There are other compelling reasons for this 'communication-induced' migration boom which lie in the emergent economic forces that rely on capital-intensive and not labour-intensive industry. These economic forces 'need' cheap labour to migrate to urban centres, where capital is concentrated so that the wheels of industrialisation can be kept running. In fact, the extension of railways, road networks in addition to the spread of telephone and even internet have all come together to create and maintain the emerging economic patterns of society.

The underlying problem is larger, that of development or a warped form of development that is based on allowing big companies to swallow villages, forests and mountains and build urban centres of prosperity.

New technologies have also often deprived people of their livelihood options. Instead of addressing the needs of the rural communities in remote areas, the focus is on centralised development.

Whatever the factors leading to this skewed development model, the effect is quite tangible. Besides, the migrants face immense difficulties in new areas of their settlement. Whether it is crossing the rural-urban divide or coping with differences in cultural and social patterns in other regions, the migrants face identity crisis and are bereft of the support structure that was accessible in their villages. Therefore, a problem which began as an economic one becomes a social one.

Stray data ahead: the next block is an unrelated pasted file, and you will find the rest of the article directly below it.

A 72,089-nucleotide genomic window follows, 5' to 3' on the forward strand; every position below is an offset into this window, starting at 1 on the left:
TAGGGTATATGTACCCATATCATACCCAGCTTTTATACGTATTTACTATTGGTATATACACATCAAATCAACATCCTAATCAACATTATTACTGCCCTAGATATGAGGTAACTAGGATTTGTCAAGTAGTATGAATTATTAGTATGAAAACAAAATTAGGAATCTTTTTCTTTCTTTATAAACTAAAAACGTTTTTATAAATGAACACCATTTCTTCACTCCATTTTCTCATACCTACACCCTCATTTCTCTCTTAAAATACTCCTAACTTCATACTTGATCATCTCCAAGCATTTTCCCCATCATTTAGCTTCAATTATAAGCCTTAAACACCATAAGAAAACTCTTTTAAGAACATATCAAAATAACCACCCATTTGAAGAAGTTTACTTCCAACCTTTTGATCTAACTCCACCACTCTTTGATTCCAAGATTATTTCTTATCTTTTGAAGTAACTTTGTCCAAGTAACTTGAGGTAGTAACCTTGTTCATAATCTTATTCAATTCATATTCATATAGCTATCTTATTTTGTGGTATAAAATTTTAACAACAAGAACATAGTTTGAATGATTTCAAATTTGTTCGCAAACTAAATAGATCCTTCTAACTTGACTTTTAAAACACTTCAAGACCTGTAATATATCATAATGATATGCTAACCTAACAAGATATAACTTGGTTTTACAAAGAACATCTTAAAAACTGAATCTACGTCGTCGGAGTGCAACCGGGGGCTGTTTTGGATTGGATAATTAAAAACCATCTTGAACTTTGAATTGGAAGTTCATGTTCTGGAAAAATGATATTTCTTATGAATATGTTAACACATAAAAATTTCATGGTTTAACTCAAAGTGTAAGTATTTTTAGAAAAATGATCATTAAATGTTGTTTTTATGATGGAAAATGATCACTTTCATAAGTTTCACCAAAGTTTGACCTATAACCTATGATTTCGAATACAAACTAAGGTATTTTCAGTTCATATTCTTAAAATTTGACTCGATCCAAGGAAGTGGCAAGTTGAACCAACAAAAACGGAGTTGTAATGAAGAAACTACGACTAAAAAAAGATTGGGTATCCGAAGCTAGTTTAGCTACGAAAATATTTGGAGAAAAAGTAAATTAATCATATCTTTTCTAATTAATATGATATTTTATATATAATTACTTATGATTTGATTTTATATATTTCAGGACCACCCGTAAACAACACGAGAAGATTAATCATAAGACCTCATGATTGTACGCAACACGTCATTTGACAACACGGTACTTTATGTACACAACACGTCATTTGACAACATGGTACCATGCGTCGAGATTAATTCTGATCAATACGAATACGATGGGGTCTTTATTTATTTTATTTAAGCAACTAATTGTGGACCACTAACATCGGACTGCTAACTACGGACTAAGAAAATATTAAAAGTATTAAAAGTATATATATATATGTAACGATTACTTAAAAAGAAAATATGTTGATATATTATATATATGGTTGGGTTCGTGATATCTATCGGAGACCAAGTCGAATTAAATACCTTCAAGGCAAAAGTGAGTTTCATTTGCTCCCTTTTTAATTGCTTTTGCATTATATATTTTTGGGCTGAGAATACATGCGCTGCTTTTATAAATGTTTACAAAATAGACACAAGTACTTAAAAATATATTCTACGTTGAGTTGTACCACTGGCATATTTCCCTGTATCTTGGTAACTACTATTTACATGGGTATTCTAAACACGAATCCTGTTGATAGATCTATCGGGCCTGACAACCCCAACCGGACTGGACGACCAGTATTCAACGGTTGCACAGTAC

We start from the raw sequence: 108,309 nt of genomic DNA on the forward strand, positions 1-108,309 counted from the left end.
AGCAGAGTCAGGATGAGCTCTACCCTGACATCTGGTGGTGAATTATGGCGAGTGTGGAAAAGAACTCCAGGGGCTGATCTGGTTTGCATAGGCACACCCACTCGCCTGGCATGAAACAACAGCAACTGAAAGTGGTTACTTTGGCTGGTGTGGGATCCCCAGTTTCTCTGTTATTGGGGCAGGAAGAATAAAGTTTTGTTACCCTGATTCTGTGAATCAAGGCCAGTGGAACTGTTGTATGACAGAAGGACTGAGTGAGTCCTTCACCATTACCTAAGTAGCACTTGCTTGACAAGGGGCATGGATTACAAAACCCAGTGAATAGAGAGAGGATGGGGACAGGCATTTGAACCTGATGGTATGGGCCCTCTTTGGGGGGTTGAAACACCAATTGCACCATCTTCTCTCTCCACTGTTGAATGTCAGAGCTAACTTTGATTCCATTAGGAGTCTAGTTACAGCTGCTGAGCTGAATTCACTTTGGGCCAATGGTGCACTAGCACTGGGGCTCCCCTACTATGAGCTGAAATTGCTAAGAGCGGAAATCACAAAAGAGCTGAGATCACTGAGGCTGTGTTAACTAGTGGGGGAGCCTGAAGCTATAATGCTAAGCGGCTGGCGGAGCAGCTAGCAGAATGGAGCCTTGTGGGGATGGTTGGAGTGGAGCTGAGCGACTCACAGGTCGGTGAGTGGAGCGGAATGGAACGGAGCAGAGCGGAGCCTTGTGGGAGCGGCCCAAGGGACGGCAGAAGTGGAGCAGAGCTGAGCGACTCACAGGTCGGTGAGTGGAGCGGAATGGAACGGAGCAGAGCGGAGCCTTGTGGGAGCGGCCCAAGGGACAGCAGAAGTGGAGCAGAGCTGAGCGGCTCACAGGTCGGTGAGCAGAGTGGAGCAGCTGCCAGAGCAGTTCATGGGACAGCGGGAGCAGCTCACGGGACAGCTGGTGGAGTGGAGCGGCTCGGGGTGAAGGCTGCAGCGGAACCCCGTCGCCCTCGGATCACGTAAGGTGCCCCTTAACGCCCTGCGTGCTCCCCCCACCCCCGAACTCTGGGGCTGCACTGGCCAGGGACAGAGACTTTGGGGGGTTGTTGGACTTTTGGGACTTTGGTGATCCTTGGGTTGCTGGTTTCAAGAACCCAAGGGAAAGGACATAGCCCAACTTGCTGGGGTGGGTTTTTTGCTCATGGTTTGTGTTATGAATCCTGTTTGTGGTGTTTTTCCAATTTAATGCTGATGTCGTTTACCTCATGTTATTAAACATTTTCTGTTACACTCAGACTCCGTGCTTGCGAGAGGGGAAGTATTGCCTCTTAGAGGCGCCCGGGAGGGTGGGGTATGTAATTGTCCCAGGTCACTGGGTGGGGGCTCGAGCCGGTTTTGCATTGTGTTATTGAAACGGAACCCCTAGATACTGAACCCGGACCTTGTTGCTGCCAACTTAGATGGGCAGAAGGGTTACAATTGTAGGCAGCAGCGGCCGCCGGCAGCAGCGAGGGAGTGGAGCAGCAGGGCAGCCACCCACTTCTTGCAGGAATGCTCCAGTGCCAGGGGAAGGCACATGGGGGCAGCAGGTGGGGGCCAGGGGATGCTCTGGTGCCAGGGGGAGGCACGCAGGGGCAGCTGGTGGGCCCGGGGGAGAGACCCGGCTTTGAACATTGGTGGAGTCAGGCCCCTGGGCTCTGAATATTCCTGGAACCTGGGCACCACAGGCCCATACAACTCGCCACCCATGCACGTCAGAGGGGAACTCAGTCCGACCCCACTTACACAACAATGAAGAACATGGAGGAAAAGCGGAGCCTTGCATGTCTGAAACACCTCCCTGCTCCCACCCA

Probably, the most affected are the children. With the head of the family often being the one to migrate, children grow up devoid of the presence and support in their formative years. The attention to their schooling, food, medical needs and the imparting of values that take place seamlessly within families in rural areas becomes a casualty.

There is possibly an even bigger casualty that does not figure either as a statistic or an accepted social indicator. With the face of migration changing, instead of groups, people are migrating individually for better and more lucrative prospects. Earlier the migrant group would stick together and customs, cultural patterns and social equations would continue to flourish as they did back in village. There would be interfaces with different communities in the new areas leading to an exchange of ideas and knowledge. It has also helped to soften the barriers of caste and region. But the change has also created an ugly scenario. People are pursuing individual goals even in the migratory circuit and thus are estranged from each other. A village society and economy which is based on collective strength and co-existence is giving way to individualistic way of life marked by a lack of concern for the collective.